3.2. Pressure

The α-SiC deposition‘s uniformity is strongly dependent on the pressure in the reactor chamber (Fig. 1a).

Figure 1.

Variation of: (a)uniformity, and (b)deposition rate, with the pressure for α-SiC PECVD deposition in a STS Multiplex Pro-CVD PECVD system.

Below 800mTorr, large non-uniformity values were observed, but the deposition uniformity linearly improved as the pressure was varied between 500 to 800mTorr, finally settling to a constant valueof the uniformities under 2% for all the pressures in the range 900 to 1400mTorr. The thickness uniformity‘s map presented a “donut“ shape, which means that the gas molecules present a high velocity, increasing the deposition rate at the edge of the wafer.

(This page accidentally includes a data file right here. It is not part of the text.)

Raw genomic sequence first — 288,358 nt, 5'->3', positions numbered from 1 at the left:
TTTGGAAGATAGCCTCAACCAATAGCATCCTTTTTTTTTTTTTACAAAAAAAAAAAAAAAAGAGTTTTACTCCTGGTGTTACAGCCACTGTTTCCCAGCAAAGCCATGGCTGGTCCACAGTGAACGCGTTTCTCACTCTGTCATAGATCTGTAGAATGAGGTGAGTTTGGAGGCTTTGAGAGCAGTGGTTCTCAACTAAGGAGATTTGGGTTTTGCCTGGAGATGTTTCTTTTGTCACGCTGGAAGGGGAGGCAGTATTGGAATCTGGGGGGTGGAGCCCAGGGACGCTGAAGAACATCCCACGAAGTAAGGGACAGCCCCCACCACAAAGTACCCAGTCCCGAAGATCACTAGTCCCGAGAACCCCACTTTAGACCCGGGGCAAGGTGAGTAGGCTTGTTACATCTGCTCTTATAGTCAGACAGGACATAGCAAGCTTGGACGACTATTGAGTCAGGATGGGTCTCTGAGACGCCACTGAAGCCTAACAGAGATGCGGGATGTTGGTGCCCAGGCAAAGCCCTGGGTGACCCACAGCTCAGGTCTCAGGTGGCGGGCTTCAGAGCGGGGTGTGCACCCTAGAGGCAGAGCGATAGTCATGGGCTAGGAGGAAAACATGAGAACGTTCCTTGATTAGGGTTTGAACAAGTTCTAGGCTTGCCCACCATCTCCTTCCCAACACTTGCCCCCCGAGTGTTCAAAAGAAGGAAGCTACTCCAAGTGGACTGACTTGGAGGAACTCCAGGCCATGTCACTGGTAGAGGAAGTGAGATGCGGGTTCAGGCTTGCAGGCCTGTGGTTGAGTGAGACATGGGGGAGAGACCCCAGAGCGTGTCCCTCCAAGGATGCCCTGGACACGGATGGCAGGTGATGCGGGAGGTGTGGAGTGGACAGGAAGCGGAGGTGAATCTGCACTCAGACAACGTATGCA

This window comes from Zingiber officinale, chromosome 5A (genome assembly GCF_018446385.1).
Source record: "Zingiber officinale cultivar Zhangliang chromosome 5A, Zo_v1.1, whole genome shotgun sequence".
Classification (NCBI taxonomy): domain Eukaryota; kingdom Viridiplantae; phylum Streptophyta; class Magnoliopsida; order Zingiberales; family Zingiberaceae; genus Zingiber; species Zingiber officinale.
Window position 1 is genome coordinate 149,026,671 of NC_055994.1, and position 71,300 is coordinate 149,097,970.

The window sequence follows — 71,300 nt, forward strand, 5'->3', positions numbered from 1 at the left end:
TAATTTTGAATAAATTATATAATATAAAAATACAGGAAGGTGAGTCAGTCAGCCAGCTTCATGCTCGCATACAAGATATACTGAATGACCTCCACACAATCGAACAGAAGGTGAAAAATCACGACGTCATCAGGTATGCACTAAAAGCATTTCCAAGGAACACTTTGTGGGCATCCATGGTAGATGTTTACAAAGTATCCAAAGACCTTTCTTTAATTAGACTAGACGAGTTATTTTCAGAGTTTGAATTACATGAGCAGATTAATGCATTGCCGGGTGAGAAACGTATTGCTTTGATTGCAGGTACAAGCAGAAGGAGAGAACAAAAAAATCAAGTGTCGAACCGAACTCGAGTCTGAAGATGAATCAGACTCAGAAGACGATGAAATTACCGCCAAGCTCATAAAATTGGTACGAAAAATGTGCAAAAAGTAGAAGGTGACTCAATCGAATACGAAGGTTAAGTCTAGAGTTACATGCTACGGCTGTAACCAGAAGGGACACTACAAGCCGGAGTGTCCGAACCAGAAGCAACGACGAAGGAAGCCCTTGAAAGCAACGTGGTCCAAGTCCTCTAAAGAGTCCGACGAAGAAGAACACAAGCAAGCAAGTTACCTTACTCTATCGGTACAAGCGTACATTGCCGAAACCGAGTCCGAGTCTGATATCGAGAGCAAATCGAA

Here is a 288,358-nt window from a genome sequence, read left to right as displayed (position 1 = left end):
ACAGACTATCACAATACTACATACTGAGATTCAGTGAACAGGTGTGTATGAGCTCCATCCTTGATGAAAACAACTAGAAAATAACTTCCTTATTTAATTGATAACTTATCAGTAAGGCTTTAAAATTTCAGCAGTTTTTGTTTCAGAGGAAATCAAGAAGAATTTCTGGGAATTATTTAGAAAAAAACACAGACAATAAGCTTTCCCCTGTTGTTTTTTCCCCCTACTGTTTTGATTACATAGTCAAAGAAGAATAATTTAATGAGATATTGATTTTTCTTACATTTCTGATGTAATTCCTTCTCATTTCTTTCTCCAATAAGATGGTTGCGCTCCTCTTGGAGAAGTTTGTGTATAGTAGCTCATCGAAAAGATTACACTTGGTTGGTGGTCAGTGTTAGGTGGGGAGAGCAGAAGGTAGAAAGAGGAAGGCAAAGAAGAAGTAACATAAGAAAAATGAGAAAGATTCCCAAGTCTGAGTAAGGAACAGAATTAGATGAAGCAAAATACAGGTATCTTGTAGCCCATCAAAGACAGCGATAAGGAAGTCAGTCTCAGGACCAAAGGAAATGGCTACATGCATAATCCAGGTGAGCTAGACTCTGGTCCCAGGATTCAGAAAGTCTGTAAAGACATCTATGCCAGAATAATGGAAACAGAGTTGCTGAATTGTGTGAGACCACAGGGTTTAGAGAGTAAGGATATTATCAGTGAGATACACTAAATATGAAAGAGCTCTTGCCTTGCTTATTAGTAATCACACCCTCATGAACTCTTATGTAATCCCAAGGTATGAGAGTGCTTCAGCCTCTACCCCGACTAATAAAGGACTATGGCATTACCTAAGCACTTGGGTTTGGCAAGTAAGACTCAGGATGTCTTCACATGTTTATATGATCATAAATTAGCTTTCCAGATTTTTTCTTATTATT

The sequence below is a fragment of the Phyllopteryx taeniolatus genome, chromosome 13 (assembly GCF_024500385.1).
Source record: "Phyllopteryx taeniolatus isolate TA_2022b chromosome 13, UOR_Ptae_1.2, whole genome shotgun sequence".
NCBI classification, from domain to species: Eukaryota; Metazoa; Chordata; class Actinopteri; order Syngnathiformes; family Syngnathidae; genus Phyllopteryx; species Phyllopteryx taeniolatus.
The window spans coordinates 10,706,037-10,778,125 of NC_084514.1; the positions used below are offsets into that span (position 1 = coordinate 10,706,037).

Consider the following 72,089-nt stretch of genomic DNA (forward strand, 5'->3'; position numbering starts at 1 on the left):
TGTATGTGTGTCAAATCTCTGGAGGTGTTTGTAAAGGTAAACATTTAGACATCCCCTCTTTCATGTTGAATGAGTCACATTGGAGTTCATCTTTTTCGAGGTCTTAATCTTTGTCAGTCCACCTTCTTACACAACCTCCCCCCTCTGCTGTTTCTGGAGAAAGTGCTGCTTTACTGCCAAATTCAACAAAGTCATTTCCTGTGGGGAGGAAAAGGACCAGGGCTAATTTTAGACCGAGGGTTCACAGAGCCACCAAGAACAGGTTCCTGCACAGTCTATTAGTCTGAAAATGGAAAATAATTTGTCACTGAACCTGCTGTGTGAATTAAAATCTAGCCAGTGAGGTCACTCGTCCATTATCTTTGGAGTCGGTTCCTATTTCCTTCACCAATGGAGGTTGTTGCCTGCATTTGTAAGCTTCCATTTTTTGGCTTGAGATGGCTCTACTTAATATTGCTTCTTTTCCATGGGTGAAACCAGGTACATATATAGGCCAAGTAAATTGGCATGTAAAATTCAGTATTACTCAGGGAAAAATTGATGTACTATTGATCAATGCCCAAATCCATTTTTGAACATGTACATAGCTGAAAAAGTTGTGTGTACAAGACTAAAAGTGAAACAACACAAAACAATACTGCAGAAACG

Another important aspect of the pressure is its influence on the deposition rate (Fig. 1b): low pressures reduce the concentration of reactive species thus resulting in a low deposition rate, which increases quasi-linearly with pressure.

3.3. RF Power

Both the RF power and the power deposition mode are key parameters for tuning the optical and mechanical properties of the deposited PECVD α-SiC layer. A low value of the residual stress is required in MEMS applications where free standing structure is fabricated. Meanwhile, a high deposition rate is desired mainly in industrial applications. Fig. 2 illustrates the variation of the deposition rate and residual stress versus the RF power for the HF mode. The linear dependence of the deposition rate on the HF power noticed for power levels below 300W can be explained by the proportional increase in the dissociation of reactant gases with increasing the power. After a ‘threshold’ value (300W) the dissociation into reactive species is no longer a crucial factor as probably all reactive species are easily and fully dissociated, hence further increasing the power has little effect on the deposition rate.

Figure 2.